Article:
Support Migdal Ohr by purchasing letters in the Torah Scroll that will be written in honor of Rabbi Grossman’s 70th Birthday.
Posted on: September 22nd, 2016
We are what we remember, and the first-fruits declaration was a way of ensuring that Jews would never forget.
Posted on: September 15th, 2016
The opening three laws of this parsha- a captive woman taken in war, the law about the rights of the firstborn, and the “stubborn and rebellious son” – are all about dysfunctions within the family.
Posted on: September 8th, 2016
Judaism is a religion of compassion, for without compassion law itself can generate inequity. Justice plus compassion equals tzedek, the first precondition of a decent society.
Posted on: September 1st, 2016
In Judaism, joy is the supreme religious emotion. Moses says again and again that joy is what we should feel in the land of Israel, the land given to us by God.
Posted on: August 25th, 2016
There is something profoundly spiritual about listening-shema. It is the most effective form of conflict resolution I know.
Posted on: August 18th, 2016
Most people talk about what. Some people talk about how. Great leaders, though, start with why. This is what makes them transformative.
Posted on: August 11th, 2016
There is something moving about seeing Moses, at almost 120, looking forward as well as back, sharing his wisdom with the young, teaching us that while the body may age, the spirit can stay young
Posted on: July 21st, 2016
Pagan prophets like Bilam had not yet learned the lesson we must all one day learn: What matters is not that God does what we want, but that we do what He wants.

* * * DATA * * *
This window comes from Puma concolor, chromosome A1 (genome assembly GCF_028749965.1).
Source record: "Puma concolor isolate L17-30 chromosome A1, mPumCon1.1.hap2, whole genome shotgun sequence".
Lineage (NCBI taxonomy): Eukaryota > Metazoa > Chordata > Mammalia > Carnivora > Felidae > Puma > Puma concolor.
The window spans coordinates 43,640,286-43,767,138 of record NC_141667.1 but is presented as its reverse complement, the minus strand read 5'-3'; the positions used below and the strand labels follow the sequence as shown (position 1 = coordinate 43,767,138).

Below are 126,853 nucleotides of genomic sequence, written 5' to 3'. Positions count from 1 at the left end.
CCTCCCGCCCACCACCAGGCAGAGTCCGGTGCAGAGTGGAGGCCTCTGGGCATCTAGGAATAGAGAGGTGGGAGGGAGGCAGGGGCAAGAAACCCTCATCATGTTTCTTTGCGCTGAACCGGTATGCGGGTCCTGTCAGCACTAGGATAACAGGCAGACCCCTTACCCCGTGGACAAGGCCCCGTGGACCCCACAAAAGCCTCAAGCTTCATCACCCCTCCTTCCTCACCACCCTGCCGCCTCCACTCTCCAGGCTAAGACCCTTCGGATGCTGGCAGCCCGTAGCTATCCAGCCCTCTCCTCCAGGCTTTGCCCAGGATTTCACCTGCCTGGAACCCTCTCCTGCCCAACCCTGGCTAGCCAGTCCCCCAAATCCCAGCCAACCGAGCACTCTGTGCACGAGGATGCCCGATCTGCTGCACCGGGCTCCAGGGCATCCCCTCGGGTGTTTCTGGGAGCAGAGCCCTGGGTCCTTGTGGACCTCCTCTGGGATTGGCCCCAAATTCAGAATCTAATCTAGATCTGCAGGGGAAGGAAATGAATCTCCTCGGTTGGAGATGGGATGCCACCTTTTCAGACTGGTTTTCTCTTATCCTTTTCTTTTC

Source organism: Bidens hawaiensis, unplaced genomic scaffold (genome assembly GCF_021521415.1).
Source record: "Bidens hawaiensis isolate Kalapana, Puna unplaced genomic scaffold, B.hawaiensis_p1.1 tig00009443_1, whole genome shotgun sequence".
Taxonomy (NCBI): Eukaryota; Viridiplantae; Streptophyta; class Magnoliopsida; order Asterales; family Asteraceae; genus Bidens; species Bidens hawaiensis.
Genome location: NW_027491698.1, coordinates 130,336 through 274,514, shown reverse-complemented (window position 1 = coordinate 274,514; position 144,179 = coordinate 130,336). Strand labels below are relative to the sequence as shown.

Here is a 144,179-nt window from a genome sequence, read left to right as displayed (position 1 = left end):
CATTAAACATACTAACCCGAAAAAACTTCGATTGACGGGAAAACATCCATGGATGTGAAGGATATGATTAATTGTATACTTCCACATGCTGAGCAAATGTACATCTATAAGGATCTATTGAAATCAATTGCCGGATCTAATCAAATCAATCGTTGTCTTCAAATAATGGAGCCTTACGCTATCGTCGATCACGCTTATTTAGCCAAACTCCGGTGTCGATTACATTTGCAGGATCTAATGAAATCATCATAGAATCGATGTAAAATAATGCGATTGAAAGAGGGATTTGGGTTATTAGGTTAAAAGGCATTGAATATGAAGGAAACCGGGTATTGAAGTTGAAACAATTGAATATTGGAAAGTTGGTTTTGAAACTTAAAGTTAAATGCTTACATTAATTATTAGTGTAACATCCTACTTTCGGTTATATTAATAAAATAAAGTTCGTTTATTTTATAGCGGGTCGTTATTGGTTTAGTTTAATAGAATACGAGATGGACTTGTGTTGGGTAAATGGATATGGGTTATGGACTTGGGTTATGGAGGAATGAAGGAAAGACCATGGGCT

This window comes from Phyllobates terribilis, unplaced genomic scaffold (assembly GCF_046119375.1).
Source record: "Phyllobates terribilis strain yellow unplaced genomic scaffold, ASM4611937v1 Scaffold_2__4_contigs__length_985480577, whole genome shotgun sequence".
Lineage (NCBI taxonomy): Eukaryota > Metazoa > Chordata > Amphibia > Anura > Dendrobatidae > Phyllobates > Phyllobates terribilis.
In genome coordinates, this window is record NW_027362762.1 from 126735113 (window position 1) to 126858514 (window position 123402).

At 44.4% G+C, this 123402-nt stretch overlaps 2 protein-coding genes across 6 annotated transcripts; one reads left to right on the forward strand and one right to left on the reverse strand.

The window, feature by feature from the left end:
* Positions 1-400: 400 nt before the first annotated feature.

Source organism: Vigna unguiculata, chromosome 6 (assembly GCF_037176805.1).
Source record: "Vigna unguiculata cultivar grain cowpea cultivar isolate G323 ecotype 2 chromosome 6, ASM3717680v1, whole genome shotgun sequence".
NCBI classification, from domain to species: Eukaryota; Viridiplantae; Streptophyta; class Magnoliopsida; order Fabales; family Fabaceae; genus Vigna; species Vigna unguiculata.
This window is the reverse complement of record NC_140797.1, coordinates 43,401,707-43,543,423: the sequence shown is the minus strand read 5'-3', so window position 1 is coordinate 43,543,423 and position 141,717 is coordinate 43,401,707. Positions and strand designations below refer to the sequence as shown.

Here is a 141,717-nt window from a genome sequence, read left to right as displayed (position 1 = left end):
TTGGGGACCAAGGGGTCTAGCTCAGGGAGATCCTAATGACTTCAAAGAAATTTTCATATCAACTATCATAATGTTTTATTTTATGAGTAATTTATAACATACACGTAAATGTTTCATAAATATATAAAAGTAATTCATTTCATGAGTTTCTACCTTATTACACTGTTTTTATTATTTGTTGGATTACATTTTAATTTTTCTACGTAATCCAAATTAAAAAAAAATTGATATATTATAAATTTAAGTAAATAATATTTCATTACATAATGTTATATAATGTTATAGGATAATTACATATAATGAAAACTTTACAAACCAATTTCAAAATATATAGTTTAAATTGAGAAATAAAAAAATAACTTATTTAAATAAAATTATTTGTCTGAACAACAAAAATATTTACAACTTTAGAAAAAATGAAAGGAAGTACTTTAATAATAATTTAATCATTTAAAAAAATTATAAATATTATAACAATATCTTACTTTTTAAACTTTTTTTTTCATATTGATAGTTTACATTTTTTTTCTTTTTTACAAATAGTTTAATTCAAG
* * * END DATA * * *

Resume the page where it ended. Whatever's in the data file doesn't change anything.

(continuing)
Posted on: July 7th, 2016
If you seek to understand an accusation, look at the accuser, not the accused. That is the key to the Korach affair and to understanding anti-Semitism.
Posted on: June 30th, 2016
Despite the Divine anger, the people were not condemned to permanent exile. They simply had to face the fact that their children would achieve what they themselves were not ready for.
Posted on: June 16th, 2016
According to Maimonides there is not one model of the virtuous life, but two. He calls them, respectively, the way of the saint (chassid) and the sage (chacham).
Posted on: June 2nd, 2016
Without belief in the covenant, there would be no State of Israel or any significant Jewish history after the Holocaust. Jews kept hope alive; Hope kept the Jewish people alive.
Posted on: May 26th, 2016
What is the difference between philosophy and the political vision at the heart of Tanach? The answer lies in their different understandings of time.
Posted on: May 19th, 2016
In a way not shared by any other festival, Sukkot celebrates the dual nature of Jewish faith: the universality of G-d and the particularity of Jewish existence.
Posted on: May 13th, 2016
As Jews became defined by religion, Christians could work to convert them--You can change your religion but you cannot change your race
Posted on: April 14th, 2016
Social media brought about a return to an ancient phenomenon, public shaming providing us a way of understanding the otherwise bewildering phenomenon of tsara’at,
Posted on: April 7th, 2016
The sedrah of Tazria begins with the law of circumcision Why this physical mark on the flesh? What does it tell us about the nature of Jewish identity?
Posted on: March 31st, 2016
What is the logic of kashrut? And why are they placed here in parshat Shemini? AND what is their connection with the sanctuary?
Posted on: March 24th, 2016
What was sacrifice in Judaism and why does it remain important, at least as an idea, even today?
Posted on: March 10th, 2016
Like our bodies, our souls were not made for sitting still. We were made for moving, learning, searching, striving, growing
Printed from: http://www.jewishpress.com/judaism/jewish-columns/rabbi-lord-jonathan-sacks/we-are-what-we-remember/2016/09/22/
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